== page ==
Here in Maine, we are going to be using Ranked Choice Voting in the primaries on June 12, and there are seven Democratic candidates running. That means, that with the always-available Write In slot, we can rank up to eight candidates. I am ranking five. Two weeks ago, I was only planning on ranking four. So who am I voting for and why? Let me start with who I am NOT voting for.
I am NOT voting for Donna Dion. While she received enough petition signatures to qualify for the ballot, she tried and failed to qualify for Maine’s Clean Election funding, which shows a lack of broad support, or a lack of organization or both. I had seen her gathering signatures for her petition to be on the ballot, in person. I have never seen anyone collecting signatures on her behalf, which again points to either a lack of support or organization, or both. Since she failed to qualify for Clean Elections financing, I had tried to find a campaign contribution site for her as part of gathering that info for ALL of the Democratic candidates for all positions that include Biddeford, and failed. When I attempted to reach out to her campaign to get this info directly, it took a week and a half to get a response, and it came from her directly, not from a staffer (again, lack of support and/or organization), and she does not have one. She takes cash or checks only through a PO Box. I am not voting for her because she doesn’t stand a chance, and has not shown any ability to even run an effective campaign, I am not going to trust her with the State government.
I am NOT voting for Janet Mills. I think overall she’s doing a good job as Attorney General, but that is a very different job. She has been able to block some of LePage’s bad policies. She has been able to work around some others (using a court awarded windfall to buy and distribute Narcam to multiple police departments after LePage kept blocking the availability through health care), using her discretion to decline to defend LePage’s policies in court, etc. However, she has also used her discretion badly.
She has been fighting to prevent the Penobscot Nation’s water rights to the river of the same name. Water rights codified and guaranteed in their Treaty with the United States. When she failed to block those rights, she has sued the EPA to loosen water protection laws as it pertains to one specific river, the Penobscot, which has the effect of denying the Penobscot peoples from using the river for sustenance because the water would then be too polluted to be usable. Janet Mills then joined in on a similar lawsuit in Washington State that has the same effect to a Native People there.
While she currently has a failing grade with the NRA, at one time she did have an A+ rating with them during her time in the State Legislature for voting down common sense gun laws that are again in the national consciousness after multiple mass shootings at schools and public venues.
(I am not going to address gun issues elsewhere in this column as everyone else is straight-forward in supporting common-sense gun legislation while still supporting gun rights in general.)
So, on to those that I AM going to rank.
In fifth place, Diana Russell. Honestly, one of the main reasons I’m ranking her at all is due to her work to get RCV a reality, even sacrificing time and energy from her Gubernatorial campaigning to fight to get the Citizen’s Veto on the ballot to restore RCV after the Legislature tried to kill it, then defending it in multiple lawsuits by the GOP. However, from what I have seen of her, she is a better activist than administrator. She was elected to the Legislature previously on an activist agenda, and from what I can tell, didn’t accomplish much. Her campaign now is one of an populist activist that is destined to be fighting the Legislature rather than working with it to accomplish even common goals. And she has now run into a couple minor campaign finance violations, one may have been a legitimate error, but the other is a definite should-have-known-better issue.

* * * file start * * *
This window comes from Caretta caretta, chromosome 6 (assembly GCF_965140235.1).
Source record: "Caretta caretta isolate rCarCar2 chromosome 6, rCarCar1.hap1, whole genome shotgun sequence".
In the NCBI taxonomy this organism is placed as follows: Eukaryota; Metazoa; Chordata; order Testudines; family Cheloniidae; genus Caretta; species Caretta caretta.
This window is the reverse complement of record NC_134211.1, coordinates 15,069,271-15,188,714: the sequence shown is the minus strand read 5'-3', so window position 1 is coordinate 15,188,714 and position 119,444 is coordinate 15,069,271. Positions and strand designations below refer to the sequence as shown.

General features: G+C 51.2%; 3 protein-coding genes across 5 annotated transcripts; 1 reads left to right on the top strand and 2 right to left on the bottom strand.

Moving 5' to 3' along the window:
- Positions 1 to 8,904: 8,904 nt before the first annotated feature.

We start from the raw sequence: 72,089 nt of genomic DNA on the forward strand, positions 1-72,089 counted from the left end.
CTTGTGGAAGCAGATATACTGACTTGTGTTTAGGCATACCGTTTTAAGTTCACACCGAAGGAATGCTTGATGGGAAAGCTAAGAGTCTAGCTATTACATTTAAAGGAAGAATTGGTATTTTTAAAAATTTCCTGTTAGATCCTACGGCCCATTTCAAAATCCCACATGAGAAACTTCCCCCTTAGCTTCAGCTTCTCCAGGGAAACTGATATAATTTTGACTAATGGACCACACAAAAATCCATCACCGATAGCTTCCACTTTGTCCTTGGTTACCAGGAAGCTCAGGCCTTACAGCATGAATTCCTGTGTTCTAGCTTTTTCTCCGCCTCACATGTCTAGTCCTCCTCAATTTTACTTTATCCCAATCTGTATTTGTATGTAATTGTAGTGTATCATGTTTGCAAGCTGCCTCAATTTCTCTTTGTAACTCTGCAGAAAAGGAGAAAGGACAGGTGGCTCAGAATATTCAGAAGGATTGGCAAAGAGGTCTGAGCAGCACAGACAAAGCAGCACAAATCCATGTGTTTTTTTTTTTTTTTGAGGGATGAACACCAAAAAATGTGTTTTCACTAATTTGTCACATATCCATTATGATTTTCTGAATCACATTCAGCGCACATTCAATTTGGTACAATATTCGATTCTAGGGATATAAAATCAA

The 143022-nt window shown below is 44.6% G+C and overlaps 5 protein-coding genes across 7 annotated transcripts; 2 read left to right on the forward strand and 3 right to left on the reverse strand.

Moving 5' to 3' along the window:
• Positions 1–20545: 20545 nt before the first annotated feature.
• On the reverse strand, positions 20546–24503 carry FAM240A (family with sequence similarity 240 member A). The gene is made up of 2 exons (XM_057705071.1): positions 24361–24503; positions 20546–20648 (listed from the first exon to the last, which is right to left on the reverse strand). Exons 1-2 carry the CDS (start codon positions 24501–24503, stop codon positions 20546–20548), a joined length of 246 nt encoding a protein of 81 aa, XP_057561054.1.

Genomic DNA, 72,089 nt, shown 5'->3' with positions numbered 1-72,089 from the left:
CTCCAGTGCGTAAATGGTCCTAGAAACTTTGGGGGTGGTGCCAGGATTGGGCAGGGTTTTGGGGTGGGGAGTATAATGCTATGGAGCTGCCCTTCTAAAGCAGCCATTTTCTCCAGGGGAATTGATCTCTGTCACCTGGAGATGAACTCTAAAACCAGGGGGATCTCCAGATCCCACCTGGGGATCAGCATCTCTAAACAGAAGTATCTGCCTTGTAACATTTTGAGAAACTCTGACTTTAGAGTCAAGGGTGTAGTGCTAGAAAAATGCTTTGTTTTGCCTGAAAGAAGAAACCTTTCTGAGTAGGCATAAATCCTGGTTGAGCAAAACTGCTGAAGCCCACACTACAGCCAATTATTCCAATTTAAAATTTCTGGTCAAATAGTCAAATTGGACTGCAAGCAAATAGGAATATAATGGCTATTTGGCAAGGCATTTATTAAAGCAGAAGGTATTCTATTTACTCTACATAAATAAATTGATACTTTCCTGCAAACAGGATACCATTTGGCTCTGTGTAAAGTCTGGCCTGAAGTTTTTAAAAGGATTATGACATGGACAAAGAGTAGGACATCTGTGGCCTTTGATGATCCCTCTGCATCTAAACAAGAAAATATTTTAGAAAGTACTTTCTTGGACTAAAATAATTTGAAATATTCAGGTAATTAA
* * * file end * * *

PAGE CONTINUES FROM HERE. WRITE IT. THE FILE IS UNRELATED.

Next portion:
In fourth place is Mark Dion. I was going to leave him out until a couple weeks ago when I finally had the chance to hear him speak, just him not part of a panel discussion/debate. Former police officer, former Sheriff of Cumberland County, former State Rep, current State Senator. He is definitely more on the Conservative side of the party, but still, his Law And Order stance is tempered in a big way by basic Humanity. His law enforcement career has always had the focus of helping and working with the community. He helped setup community centers to get kids and others on the edge off the streets and into productive activities. Prevention, rather than clean-up.
Slots one, two and three, however, keep shifting, and mostly because of Adam Cote.
Last Summer, Adam Cote wasn’t even on my list, then over the winter as I heard more of and from him, he slowly moved up my list to number one, but now has slipped back down to two or three. Army vet, very involved in Clean Energy both in and out of uniform. He created and ran a company that dealt with assisting with making clean energy policy around the world. But of all the candidates, he seems to be in a feud with Mills, with both of them twisting facts about the other. As noted above, I’m not voting for Mills anyway. So this is a bit of a knock down, but as it’s the only thing I have against him, he’s still on the list.
Probably my number one pick now is Mark Eves. Former family councilor, former State Rep, former Maine Speaker Of The House. In that position doing his job, he earned the ire of Gov LePage who used his bully pulpit to block an unrelated job offer to Eves when Eves got term-limited out of the House. Of those I’m ranking, Eves has the most experience in Maine State Government leadership. Mark Dion may have more time based experience, but not as high, which in my opinion gives him an edge on how to get things done, and get them done right.
Which leaves Betsy Sweet in positions two or three. She hasn’t worked IN the State government, but has worked WITH the government for decades on multiple issues and topics. She is also one of two Democratic candidates that applied for Clean Elections funding and the only one to qualify. I think that for me, Eves nudges above her only on the basis of in-government experience.
A year after moving my domain to a new (well, old as I’ve been here before) host and letting my blog die, I’ve decided to recreate it. I’m starting over from scratch so none of my old content will be here. I’m not ashamed of it in any way, it’s just not worth the bother of trying to import it.